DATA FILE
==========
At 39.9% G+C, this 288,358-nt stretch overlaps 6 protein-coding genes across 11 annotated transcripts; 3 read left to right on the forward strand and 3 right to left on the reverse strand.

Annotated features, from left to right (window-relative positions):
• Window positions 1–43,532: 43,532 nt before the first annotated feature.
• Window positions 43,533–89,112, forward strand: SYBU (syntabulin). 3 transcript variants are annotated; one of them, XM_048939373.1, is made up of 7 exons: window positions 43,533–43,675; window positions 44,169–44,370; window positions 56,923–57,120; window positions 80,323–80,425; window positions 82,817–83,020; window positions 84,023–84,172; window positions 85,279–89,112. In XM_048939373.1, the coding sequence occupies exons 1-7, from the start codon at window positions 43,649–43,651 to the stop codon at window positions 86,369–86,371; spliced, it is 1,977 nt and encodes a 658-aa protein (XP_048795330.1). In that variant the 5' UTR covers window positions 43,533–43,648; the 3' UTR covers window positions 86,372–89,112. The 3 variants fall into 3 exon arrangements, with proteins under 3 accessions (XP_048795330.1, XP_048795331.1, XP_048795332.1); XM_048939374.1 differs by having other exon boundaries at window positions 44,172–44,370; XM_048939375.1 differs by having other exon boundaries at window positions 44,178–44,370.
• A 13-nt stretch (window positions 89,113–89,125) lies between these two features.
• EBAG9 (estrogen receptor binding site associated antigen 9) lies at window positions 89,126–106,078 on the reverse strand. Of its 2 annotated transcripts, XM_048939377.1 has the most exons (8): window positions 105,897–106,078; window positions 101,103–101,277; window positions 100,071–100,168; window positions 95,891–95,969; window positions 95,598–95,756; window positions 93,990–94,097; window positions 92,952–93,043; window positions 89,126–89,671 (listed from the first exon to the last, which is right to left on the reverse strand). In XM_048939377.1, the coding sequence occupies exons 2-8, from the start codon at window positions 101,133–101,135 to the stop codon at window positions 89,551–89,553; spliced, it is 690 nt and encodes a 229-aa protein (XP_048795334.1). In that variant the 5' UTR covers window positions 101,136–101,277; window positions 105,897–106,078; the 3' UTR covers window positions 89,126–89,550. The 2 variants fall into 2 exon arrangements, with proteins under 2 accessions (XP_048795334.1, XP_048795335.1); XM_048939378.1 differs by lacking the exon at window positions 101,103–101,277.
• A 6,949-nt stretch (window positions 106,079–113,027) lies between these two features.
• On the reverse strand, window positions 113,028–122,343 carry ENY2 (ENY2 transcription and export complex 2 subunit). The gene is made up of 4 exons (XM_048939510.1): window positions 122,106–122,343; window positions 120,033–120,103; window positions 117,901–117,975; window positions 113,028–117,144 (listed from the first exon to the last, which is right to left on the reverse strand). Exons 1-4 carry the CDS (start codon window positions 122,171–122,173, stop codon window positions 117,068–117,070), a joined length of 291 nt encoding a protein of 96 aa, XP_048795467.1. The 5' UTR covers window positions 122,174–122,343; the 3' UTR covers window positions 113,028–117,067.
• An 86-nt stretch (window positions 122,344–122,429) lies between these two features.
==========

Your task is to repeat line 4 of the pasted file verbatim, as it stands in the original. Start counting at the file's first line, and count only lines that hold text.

• Window positions 43,533–89,112, forward strand: SYBU (syntabulin). 3 transcript variants are annotated; one of them, XM_048939373.1, is made up of 7 exons: window positions 43,533–43,675; window positions 44,169–44,370; window positions 56,923–57,120; window positions 80,323–80,425; window positions 82,817–83,020; window positions 84,023–84,172; window positions 85,279–89,112. In XM_048939373.1, the coding sequence occupies exons 1-7, from the start codon at window positions 43,649–43,651 to the stop codon at window positions 86,369–86,371; spliced, it is 1,977 nt and encodes a 658-aa protein (XP_048795330.1). In that variant the 5' UTR covers window positions 43,533–43,648; the 3' UTR covers window positions 86,372–89,112. The 3 variants fall into 3 exon arrangements, with proteins under 3 accessions (XP_048795330.1, XP_048795331.1, XP_048795332.1); XM_048939374.1 differs by having other exon boundaries at window positions 44,172–44,370; XM_048939375.1 differs by having other exon boundaries at window positions 44,178–44,370.